American Horror Story: Asylum – The Coat Hanger Review

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Despite feeling extremely slow at parts, this was an eventful episode of American Horror Story: Asylum. Too eventful, even. Overstuffed. Which made it hard to care about everything that was going on.

Sister Jude being framed as insane by Dr. Arden, Mary Eunice, the Monseigneur, and deranged Santa Claus is a brilliant plot. It should have been one of the most riveting of the season. But despite Jessica Lange’s obviously brilliant acting, all of the scenes revolving around this storyline felt almost tedious this week. Even when Jude attempts to befriend Lana and earn her trust, it was underwhelming.

Ian McShane’s character appealing to the Monseigneur’s ambitions and then attempting to kill him was another storyline that sounds more exciting on paper than it did on screen. I feel like Joseph Fiennes’ quiet performance and Ian McShane’s over the top scenes, it could have been executed in a much better way. But again, as with Sister Jude, I cared less than I should have. Especially when the dark angel shows up again. I was really hoping she wouldn’t be a recurring character, but apparently her absence last week was just a glimmer of false hope.

I’m going to be honest: this alien abduction narrative is becoming a bit much for me. It’s too sci-fi, too odd, too constant, and too out of place in this show. This week Dr. Arden consults with Kit about their alien experiences and convinces Kit to travel to the brink of death as he believes it will bring the life forms back. Requiring minimal convincing, Kit agrees. Who arrives, via the extra-terrestrials, are Grace and Pepper. The former is pregnant with a baby (or creature) who’s full term, the latter seems suddenly far more intelligent and competent than when we last saw her at Briarcliff. The whole thing just seemed ridiculous. I prefer the scares and the drama that, while far-fetched, do not borderline on ludicrous.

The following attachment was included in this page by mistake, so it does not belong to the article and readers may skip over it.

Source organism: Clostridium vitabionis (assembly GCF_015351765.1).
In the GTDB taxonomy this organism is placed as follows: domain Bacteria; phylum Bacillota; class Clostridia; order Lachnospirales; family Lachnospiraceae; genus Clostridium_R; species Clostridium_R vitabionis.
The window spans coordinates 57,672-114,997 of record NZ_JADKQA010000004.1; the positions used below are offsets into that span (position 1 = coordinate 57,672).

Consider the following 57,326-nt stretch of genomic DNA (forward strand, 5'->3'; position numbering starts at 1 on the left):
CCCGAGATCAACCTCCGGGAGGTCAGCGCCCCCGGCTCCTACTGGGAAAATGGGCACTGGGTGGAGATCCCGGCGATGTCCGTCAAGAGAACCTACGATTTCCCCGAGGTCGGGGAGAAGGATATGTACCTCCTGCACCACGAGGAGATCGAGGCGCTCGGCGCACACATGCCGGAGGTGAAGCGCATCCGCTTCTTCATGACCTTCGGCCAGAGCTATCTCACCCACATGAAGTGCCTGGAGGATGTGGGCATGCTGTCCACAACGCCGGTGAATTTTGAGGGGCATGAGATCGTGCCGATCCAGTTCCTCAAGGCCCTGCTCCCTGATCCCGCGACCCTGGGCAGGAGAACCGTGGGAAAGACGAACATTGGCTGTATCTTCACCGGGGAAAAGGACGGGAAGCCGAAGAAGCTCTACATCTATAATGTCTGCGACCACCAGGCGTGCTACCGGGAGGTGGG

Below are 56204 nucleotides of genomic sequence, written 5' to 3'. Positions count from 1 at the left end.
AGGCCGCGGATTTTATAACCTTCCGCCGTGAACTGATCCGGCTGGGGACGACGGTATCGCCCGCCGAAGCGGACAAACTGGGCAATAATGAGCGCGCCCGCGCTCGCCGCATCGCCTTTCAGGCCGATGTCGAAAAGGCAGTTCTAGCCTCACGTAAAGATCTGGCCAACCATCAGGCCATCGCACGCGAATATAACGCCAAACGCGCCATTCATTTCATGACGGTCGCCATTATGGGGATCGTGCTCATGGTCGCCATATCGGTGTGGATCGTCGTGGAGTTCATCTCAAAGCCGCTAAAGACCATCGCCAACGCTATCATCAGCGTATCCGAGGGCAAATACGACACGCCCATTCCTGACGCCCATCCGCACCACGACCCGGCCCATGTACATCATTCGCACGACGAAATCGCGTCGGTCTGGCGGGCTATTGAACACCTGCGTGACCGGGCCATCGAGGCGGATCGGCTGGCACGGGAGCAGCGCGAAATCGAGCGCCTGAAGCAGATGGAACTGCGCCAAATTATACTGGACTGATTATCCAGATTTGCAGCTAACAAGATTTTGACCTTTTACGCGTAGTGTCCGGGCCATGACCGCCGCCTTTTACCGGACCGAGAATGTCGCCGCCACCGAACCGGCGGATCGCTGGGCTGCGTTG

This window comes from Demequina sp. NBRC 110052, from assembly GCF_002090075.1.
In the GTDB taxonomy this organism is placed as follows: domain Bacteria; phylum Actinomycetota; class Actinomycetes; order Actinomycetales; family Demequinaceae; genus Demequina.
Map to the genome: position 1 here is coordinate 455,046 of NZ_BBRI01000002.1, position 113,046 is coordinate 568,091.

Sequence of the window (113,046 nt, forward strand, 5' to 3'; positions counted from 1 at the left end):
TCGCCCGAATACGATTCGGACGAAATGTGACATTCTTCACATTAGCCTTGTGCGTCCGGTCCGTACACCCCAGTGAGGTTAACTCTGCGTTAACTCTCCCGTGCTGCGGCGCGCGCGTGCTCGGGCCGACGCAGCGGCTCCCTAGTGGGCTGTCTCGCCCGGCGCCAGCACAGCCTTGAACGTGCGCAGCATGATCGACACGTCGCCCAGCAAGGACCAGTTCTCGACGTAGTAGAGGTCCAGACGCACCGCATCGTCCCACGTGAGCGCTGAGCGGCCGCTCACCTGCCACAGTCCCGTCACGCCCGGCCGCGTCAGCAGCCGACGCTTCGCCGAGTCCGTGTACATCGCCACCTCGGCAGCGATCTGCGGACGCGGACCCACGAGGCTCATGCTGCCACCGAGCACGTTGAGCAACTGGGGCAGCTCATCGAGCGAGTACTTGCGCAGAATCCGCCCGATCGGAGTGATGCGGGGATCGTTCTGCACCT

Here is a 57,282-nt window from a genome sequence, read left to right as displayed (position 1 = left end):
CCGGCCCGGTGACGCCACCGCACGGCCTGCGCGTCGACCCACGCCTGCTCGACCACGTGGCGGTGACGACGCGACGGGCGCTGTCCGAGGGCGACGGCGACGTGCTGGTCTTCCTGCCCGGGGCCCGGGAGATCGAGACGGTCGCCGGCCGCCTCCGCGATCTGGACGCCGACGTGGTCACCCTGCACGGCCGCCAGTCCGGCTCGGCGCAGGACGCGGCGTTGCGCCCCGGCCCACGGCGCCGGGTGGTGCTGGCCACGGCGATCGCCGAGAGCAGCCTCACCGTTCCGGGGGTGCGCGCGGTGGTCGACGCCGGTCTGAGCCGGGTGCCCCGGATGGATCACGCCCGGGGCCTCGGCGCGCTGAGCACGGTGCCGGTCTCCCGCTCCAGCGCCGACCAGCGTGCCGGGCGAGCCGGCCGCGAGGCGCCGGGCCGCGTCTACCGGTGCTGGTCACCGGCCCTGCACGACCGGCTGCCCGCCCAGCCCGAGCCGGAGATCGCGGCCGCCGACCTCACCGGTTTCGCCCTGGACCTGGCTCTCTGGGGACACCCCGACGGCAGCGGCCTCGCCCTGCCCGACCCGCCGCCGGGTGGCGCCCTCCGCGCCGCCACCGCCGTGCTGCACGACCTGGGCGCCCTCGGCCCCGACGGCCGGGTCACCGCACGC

Which brings me to my favorite storyline of the week: Lana and Threadson. The opening of the episode was amazing. We haven’t been thrust into present day in quite a few weeks now, and I can think of no better way to bring us there than with Dylan McDermott returning to the series as the son of Bloody Face, burdened with his same horrific desires and tendencies. Back in the sixties Briarcliff, Sister Mary Eunice tells Lana she’s pregnant. Lana tries unsuccessfully to give herself an abortion, yet another scene this season that begs the question, “How does FX get away with airing this?” She reveals to Threadson that she’s pregnant, knowing how extreme his reaction would be. It prompts a rare string of truths from him. When she asks him why he chose his victims, he tells her, and Kit secretly records his confessions. Just when Lana finally has the means to clear Kit’s name, and no more reason to keep Threadson alive, she finds that Sister Mary Eunice has freed him. Lana Winters just cannot catch a break. Which is maybe why she’s the only character I still felt fully invested in this week.

Aside from the great portions revolving around Lana and Threadson, this week was perhaps the least engaging episode of American Horror Story yet. I know that every show requires some filler episodes, some time to build momentum and set up scenarios, but this week was just too busy, too distracting. Things that should have felt grand, Sister Jude’s lockup in particular, fell flat and deserved more attention than this episode allowed for. I don’t think I’ve ever seen an episode of television that was simultaneously boring and so full of plot-relevant activity. The bottom line is that overall, this week didn’t work. Grade: C-


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